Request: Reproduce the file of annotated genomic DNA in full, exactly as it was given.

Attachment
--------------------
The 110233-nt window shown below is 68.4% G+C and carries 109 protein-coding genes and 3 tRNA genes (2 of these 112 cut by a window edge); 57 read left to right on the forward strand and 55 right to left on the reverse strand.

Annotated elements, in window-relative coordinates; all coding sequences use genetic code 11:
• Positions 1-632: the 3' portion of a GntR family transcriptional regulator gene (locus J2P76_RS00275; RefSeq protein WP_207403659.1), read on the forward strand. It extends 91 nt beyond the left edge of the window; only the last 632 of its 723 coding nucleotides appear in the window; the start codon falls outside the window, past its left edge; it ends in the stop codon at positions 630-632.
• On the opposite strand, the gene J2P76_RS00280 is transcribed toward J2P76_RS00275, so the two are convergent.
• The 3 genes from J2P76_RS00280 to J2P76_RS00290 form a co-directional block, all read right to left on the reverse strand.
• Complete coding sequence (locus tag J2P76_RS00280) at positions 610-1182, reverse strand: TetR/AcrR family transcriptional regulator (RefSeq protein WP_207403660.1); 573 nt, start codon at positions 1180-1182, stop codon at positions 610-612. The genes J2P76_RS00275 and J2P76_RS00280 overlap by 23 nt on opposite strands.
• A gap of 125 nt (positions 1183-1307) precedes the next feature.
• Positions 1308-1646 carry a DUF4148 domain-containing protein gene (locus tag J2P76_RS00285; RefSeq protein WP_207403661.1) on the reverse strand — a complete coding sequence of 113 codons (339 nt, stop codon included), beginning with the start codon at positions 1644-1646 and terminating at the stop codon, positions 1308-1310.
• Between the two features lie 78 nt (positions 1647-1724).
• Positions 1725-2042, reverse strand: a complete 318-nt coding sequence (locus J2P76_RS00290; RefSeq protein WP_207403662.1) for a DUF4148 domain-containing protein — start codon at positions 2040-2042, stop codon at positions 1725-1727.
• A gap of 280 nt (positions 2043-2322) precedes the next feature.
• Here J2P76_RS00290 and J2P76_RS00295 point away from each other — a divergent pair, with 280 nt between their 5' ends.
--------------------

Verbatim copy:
The 110233-nt window shown below is 68.4% G+C and carries 109 protein-coding genes and 3 tRNA genes (2 of these 112 cut by a window edge); 57 read left to right on the forward strand and 55 right to left on the reverse strand.

Annotated elements, in window-relative coordinates; all coding sequences use genetic code 11:
• Positions 1-632: the 3' portion of a GntR family transcriptional regulator gene (locus J2P76_RS00275; RefSeq protein WP_207403659.1), read on the forward strand. It extends 91 nt beyond the left edge of the window; only the last 632 of its 723 coding nucleotides appear in the window; the start codon falls outside the window, past its left edge; it ends in the stop codon at positions 630-632.
• On the opposite strand, the gene J2P76_RS00280 is transcribed toward J2P76_RS00275, so the two are convergent.
• The 3 genes from J2P76_RS00280 to J2P76_RS00290 form a co-directional block, all read right to left on the reverse strand.
• Complete coding sequence (locus tag J2P76_RS00280) at positions 610-1182, reverse strand: TetR/AcrR family transcriptional regulator (RefSeq protein WP_207403660.1); 573 nt, start codon at positions 1180-1182, stop codon at positions 610-612. The genes J2P76_RS00275 and J2P76_RS00280 overlap by 23 nt on opposite strands.
• A gap of 125 nt (positions 1183-1307) precedes the next feature.
• Positions 1308-1646 carry a DUF4148 domain-containing protein gene (locus tag J2P76_RS00285; RefSeq protein WP_207403661.1) on the reverse strand — a complete coding sequence of 113 codons (339 nt, stop codon included), beginning with the start codon at positions 1644-1646 and terminating at the stop codon, positions 1308-1310.
• Between the two features lie 78 nt (positions 1647-1724).
• Positions 1725-2042, reverse strand: a complete 318-nt coding sequence (locus J2P76_RS00290; RefSeq protein WP_207403662.1) for a DUF4148 domain-containing protein — start codon at positions 2040-2042, stop codon at positions 1725-1727.
• A gap of 280 nt (positions 2043-2322) precedes the next feature.
• Here J2P76_RS00290 and J2P76_RS00295 point away from each other — a divergent pair, with 280 nt between their 5' ends.